Well, I know I haven’t mentioned this one the blog yet (being so far behind as I am!) but this is our time to learn all about Australia and all things Australian. It has been almost a full month now of amazing facts and interesting dialogue between ourselves and the friends online who live in Australia currently. While searching for books at the library (and I may add someone else is doing the same topic and chasing me for resources! ACK!) I came across some fiction books under the same keywords. So what is a girl to do but request one and give it a go! So… here goes!
First off, Patchwork Family in the Outback by Soraya Lane is one of a series called Bellaroo Creek (which is also the location they are set at in… you guessed it… the Outback). They are also NOT the inspirationals I usually read, rather a Harlequin Romance, though still soft and without great detail in regards to intimacy… a sort of, kiss kiss fade to black but we darn well know what those two got up to… sort of story.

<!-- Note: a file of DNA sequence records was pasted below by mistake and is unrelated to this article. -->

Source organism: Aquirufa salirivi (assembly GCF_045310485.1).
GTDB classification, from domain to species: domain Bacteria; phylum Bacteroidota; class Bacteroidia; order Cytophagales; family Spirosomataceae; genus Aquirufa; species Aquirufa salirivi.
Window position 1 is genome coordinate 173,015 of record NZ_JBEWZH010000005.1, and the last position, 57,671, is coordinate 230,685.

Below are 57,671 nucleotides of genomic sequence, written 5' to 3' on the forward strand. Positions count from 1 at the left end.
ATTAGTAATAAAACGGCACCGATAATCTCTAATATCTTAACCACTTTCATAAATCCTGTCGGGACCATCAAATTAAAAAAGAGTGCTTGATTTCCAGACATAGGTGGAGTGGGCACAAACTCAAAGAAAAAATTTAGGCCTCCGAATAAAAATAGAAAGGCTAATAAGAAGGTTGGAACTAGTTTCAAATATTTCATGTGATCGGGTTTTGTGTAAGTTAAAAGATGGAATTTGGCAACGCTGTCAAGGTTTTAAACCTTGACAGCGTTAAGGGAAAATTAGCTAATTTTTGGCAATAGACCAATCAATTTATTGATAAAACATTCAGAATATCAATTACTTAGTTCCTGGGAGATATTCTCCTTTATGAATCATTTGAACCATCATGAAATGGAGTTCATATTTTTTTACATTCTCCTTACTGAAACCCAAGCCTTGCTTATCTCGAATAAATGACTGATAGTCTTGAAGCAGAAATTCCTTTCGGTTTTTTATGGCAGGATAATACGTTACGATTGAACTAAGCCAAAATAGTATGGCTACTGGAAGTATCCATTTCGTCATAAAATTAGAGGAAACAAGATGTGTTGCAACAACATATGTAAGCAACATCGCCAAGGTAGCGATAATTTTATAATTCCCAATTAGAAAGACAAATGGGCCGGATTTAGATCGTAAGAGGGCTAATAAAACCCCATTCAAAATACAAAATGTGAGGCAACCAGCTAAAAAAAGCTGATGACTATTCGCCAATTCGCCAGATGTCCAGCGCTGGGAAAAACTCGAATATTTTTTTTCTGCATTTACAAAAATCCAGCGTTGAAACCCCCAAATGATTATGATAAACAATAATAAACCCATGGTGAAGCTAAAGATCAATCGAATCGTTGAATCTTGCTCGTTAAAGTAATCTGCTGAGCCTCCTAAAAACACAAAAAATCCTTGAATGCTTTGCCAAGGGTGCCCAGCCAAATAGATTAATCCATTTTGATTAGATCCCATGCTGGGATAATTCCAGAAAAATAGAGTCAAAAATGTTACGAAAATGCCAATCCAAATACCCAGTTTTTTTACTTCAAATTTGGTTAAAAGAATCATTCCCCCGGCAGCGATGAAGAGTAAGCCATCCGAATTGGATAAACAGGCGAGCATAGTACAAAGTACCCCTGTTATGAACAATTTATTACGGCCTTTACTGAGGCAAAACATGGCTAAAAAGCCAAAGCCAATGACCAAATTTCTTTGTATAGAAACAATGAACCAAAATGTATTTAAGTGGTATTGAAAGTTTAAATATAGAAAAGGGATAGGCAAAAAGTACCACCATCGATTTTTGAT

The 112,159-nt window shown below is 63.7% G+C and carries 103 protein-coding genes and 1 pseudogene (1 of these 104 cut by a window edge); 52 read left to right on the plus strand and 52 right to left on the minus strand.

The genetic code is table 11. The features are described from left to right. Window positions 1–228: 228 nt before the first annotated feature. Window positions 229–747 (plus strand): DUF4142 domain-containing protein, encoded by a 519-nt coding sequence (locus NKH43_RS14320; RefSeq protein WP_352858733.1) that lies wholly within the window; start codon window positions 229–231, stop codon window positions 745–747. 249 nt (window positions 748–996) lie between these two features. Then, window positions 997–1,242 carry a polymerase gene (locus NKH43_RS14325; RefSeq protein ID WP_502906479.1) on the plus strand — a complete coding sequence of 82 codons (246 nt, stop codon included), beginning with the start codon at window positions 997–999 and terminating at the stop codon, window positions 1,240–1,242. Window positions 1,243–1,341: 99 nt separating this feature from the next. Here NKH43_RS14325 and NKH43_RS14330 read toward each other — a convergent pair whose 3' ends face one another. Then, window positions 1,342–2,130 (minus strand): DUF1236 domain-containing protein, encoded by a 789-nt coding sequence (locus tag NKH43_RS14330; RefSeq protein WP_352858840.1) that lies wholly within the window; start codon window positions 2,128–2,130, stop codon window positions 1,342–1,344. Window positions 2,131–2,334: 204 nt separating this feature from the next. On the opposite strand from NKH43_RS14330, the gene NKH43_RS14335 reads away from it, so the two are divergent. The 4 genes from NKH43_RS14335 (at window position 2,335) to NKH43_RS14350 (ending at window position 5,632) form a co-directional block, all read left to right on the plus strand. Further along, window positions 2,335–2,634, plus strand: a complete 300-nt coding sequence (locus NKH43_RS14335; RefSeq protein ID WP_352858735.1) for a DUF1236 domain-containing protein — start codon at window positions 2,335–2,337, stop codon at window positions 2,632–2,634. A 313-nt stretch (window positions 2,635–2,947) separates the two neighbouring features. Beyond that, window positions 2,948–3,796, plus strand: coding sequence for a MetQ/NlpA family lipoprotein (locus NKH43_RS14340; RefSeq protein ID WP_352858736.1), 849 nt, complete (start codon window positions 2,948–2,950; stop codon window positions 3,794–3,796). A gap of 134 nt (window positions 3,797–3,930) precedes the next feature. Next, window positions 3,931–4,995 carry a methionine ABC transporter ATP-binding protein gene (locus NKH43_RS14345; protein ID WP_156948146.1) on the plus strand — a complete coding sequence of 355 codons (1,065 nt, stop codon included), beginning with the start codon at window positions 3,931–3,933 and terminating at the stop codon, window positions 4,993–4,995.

Basically Bellaroo Creek is in need of a teacher, otherwise its school will close and families will have to move (or as we have learned, take radio school… though this option is not discussed in the book). This is a huge fear for single father Harrison Black who regards life as one bitten always shy… no twice about it… when his wife jumps ship to move to a more urban center. Enter Poppy Carter, wooed by the one dollar a month rent and the chance to make a difference after her own disastrous romantic history.
I enjoyed this book on a rather light hearted, easy read sort of basis. There is no religious component and the speed of the story is relatively quick. I don’t know how true to life it would be, this Bellaroo Creek in the Outback and would love it if someone could fill me in either way.
What I found interesting is the isolation and how the characters reacted to it. I wonder how I would feel out where you really have to depend on those things at hand and people near by with the understanding that outside that bubble is quite the drive to get to more.